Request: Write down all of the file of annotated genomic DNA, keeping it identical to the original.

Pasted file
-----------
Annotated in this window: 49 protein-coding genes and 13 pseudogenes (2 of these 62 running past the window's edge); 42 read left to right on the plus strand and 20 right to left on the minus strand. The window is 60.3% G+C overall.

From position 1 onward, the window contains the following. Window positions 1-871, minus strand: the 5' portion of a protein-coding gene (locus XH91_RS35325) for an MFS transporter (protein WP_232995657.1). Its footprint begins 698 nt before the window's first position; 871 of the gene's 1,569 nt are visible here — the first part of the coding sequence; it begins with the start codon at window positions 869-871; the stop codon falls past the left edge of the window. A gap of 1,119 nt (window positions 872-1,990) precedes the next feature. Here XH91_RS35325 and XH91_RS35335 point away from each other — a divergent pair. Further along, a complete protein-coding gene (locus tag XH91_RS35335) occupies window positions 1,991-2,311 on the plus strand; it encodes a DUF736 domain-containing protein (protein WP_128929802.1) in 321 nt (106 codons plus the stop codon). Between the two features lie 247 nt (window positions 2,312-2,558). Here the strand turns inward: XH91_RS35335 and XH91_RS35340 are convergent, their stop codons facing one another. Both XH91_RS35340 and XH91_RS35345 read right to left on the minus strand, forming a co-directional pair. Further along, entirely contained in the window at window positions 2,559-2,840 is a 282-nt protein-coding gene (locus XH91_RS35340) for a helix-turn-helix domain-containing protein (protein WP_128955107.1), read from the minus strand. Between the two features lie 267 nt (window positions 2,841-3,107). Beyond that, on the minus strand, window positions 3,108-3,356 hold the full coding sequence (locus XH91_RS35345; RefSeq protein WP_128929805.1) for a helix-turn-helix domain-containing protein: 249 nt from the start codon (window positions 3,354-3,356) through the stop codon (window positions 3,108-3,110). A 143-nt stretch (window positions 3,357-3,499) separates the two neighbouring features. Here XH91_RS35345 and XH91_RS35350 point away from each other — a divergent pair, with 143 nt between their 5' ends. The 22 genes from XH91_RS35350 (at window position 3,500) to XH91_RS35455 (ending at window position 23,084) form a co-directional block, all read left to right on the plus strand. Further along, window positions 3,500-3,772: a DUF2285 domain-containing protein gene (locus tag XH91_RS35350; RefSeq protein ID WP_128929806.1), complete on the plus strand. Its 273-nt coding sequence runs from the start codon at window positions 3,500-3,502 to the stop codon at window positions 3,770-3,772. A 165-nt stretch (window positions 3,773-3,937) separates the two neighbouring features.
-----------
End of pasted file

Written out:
Annotated in this window: 49 protein-coding genes and 13 pseudogenes (2 of these 62 running past the window's edge); 42 read left to right on the plus strand and 20 right to left on the minus strand. The window is 60.3% G+C overall.

From position 1 onward, the window contains the following. Window positions 1-871, minus strand: the 5' portion of a protein-coding gene (locus XH91_RS35325) for an MFS transporter (protein WP_232995657.1). Its footprint begins 698 nt before the window's first position; 871 of the gene's 1,569 nt are visible here — the first part of the coding sequence; it begins with the start codon at window positions 869-871; the stop codon falls past the left edge of the window. A gap of 1,119 nt (window positions 872-1,990) precedes the next feature. Here XH91_RS35325 and XH91_RS35335 point away from each other — a divergent pair. Further along, a complete protein-coding gene (locus tag XH91_RS35335) occupies window positions 1,991-2,311 on the plus strand; it encodes a DUF736 domain-containing protein (protein WP_128929802.1) in 321 nt (106 codons plus the stop codon). Between the two features lie 247 nt (window positions 2,312-2,558). Here the strand turns inward: XH91_RS35335 and XH91_RS35340 are convergent, their stop codons facing one another. Both XH91_RS35340 and XH91_RS35345 read right to left on the minus strand, forming a co-directional pair. Further along, entirely contained in the window at window positions 2,559-2,840 is a 282-nt protein-coding gene (locus XH91_RS35340) for a helix-turn-helix domain-containing protein (protein WP_128955107.1), read from the minus strand. Between the two features lie 267 nt (window positions 2,841-3,107). Beyond that, on the minus strand, window positions 3,108-3,356 hold the full coding sequence (locus XH91_RS35345; RefSeq protein WP_128929805.1) for a helix-turn-helix domain-containing protein: 249 nt from the start codon (window positions 3,354-3,356) through the stop codon (window positions 3,108-3,110). A 143-nt stretch (window positions 3,357-3,499) separates the two neighbouring features. Here XH91_RS35345 and XH91_RS35350 point away from each other — a divergent pair, with 143 nt between their 5' ends. The 22 genes from XH91_RS35350 (at window position 3,500) to XH91_RS35455 (ending at window position 23,084) form a co-directional block, all read left to right on the plus strand. Further along, window positions 3,500-3,772: a DUF2285 domain-containing protein gene (locus tag XH91_RS35350; RefSeq protein ID WP_128929806.1), complete on the plus strand. Its 273-nt coding sequence runs from the start codon at window positions 3,500-3,502 to the stop codon at window positions 3,770-3,772. A 165-nt stretch (window positions 3,773-3,937) separates the two neighbouring features.